by Craig Fairley
On a mild, sunny afternoon, the 144th Synod of the Diocese of Niagara made history by electing its first female bishop.
The Reverend Canon Susan Bell, serving in the Diocese of Toronto, was elected to become the 12th bishop of Niagara.
It was the culmination of a day which was filled with the presence of the Holy Spirit.
Chair of the special electoral Synod, Archbishop Colin Johnson, in his homily during the opening Eucharist, reminded delegates that this was not a leadership convention. (“That’s happening somewhere else,” he quipped, referring to the PC party leadership race.) He continued, “Instead, we are here to discern on behalf of the church of God.”
He encouraged everyone to decide which candidate they felt has the gifts to meet the specific needs of the church today. He ended his homily with the instruction, “Listen to the leading of the Spirit.” Frequently during the day Colin also reminded those present to pray for discernment as they voted.
With over 90% of all registered delegates present, the election would be decided with a simple majority in both orders. To win the election, there had to be a majority vote for the same candidate by both clergy and laity.
Instead of paper ballots, electronic “clickers” were used for the voting process. That meant that all votes could be cast within 60 seconds and results were tabulated instantly.
However, the results were first shared privately with the candidates in another room.
They were then given a time to pray, consider and decide if they wished to continue or withdraw their name. After returning to the main hall, the ballot results were announced to all, immediately followed by the announcement of any candidate withdrawals.
No candidate withdrew after the first ballot. After the second, David Anderson, Stuart Pike and Martha Tatarnic had withdrawn. At the end of the third ballot, David Burrows and Robert Hurkmans withdrew, leaving only Susan Bell and Rob Fead on the fourth ballot. That vote resulted in a stalemate with Susan Bell winning by one vote among the clergy, while Rob Fead won among the laity by two, resulting in a fifth vote.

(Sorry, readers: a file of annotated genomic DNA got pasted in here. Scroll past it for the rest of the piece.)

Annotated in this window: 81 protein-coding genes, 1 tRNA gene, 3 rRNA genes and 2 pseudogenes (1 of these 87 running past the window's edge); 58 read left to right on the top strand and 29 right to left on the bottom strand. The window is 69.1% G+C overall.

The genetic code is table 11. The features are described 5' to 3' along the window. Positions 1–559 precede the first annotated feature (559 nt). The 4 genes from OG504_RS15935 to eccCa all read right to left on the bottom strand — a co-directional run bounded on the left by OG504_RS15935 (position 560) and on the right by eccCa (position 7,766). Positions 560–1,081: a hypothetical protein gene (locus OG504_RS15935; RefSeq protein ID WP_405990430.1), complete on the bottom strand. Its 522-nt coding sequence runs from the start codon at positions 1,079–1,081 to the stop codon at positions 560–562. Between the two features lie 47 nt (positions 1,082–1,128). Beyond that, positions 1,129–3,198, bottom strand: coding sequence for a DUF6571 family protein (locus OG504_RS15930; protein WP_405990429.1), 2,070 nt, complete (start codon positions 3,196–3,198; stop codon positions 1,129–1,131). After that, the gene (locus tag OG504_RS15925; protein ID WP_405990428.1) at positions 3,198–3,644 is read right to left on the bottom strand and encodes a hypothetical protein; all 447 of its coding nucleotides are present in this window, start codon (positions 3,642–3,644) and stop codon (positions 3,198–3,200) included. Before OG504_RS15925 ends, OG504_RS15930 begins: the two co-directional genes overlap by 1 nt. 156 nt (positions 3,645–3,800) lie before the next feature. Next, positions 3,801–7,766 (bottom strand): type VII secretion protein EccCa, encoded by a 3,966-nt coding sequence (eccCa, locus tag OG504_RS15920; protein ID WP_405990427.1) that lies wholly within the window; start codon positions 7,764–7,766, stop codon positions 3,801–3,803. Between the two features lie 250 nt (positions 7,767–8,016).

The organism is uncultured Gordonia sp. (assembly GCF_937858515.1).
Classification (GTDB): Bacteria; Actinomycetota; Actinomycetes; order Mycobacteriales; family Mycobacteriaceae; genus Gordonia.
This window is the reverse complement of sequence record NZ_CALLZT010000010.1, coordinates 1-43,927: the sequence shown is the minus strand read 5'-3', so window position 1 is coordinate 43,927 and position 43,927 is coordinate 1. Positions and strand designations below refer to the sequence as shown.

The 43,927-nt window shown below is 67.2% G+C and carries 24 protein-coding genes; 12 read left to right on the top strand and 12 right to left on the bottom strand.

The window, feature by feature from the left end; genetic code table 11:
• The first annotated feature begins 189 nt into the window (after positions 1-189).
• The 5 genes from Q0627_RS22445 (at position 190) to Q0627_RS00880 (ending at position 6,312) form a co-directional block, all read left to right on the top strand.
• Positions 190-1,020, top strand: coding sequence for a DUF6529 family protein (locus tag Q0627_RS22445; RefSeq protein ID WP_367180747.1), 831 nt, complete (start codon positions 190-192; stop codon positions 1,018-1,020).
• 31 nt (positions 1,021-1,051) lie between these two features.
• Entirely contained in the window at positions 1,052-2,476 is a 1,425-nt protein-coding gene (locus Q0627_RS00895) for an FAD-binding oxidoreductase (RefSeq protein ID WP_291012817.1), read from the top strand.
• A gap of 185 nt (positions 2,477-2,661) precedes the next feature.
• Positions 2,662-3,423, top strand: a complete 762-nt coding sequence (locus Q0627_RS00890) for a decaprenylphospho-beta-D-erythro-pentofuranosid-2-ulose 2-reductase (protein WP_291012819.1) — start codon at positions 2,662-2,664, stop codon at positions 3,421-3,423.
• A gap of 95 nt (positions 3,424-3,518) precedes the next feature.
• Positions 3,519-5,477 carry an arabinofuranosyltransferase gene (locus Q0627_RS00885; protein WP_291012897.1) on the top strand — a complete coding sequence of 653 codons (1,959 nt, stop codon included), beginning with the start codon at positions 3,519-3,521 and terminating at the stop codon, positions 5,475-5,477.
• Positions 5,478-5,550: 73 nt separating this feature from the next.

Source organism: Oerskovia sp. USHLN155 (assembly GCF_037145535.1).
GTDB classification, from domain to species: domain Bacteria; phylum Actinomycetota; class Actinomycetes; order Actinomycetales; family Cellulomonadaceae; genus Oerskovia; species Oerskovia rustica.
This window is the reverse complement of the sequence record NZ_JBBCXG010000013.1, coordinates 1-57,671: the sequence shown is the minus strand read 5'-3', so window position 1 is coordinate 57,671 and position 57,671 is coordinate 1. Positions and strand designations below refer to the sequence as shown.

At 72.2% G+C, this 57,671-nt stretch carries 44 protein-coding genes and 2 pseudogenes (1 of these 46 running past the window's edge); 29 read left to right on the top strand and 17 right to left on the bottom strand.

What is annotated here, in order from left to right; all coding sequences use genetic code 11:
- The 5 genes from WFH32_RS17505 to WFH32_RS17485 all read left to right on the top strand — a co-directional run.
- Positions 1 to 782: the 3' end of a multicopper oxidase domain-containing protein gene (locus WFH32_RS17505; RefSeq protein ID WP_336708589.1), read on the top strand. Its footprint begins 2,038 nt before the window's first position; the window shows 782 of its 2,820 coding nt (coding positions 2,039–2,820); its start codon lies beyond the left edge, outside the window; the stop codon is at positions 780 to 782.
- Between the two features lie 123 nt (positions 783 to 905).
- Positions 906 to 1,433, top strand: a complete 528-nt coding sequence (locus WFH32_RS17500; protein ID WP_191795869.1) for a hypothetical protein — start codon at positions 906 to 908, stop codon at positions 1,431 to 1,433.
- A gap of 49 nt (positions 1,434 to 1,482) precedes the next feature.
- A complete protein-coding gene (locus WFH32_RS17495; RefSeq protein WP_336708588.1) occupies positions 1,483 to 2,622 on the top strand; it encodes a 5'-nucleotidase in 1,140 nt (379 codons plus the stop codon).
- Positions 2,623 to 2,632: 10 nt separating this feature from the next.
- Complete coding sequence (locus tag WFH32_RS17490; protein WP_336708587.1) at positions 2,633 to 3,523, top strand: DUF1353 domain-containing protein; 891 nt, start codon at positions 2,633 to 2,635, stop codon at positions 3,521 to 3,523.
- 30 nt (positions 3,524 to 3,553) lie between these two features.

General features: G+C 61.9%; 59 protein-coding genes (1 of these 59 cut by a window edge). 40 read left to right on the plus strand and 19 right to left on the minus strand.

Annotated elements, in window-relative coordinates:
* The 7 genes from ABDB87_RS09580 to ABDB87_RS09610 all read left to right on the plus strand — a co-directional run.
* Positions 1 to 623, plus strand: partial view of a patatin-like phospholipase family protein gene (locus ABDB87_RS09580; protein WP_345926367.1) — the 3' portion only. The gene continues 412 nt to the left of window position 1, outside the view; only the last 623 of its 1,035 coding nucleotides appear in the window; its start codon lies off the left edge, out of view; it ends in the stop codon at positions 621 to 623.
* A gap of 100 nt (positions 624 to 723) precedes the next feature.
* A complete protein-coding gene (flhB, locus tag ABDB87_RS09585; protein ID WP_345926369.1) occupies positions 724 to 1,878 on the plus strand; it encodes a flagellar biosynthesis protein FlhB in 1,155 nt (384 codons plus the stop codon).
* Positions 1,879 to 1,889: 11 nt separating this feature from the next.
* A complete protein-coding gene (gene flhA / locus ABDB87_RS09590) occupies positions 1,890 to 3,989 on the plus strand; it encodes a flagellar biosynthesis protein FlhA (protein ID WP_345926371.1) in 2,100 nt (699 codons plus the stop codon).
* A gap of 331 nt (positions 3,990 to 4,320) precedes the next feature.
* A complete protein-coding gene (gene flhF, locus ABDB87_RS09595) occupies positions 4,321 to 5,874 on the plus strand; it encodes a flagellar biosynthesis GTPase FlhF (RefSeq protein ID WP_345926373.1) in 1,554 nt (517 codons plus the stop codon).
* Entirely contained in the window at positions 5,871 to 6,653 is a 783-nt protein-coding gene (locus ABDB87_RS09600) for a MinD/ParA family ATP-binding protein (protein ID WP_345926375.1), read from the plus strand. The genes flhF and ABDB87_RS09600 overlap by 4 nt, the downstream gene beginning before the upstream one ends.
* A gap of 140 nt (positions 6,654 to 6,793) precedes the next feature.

When the results of the fifth and final ballot were announced, there was immediate cheering and applause. A standing ovation greeted a visibly emotional Susan as she was escorted into the cathedral by Bishop Michael.
After the cheering died down, Archbishop Colin formally asked Susan if she accepted the position to which she had just been elected, which she did. With all of the candidates brought onto the stage, Archbishop Colin thanked them for running, remarking how difficult it is for anyone in that position.
Runner up Rob Fead moved that the election be declared unanimous, which was greeted with more applause.
Bishop-elect Susan thanked the other candidates, including a vote of gratitude to their spouses for their support in the months leading up to the election, which she said she knew was an emotional roller coaster for every one of them. She then turned to thank her husband Tom—who was at her side—and finally the members of Synod for their show of faith in her ability to lead the diocese.
After the election concluded, all of the bishops in the Ecclesiastical Province of Ontario gave their assent, which is a requirement.
The consecration of Susan Bell as Coadjutor Bishop — assistant to the diocesan bishop with rights of succession when he resigns — will be held on May 5. She will then succeed Bishop Michael as Diocesan Bishop June 1.
Craig Fairley is Art Director of the Niagara Anglican.
Election ballot results
Here is a summary of the results for each ballot. A majority of votes in each order — Clergy and Lay — was required for election.
* Indicates candidate withdrew after the results of this ballot were announced.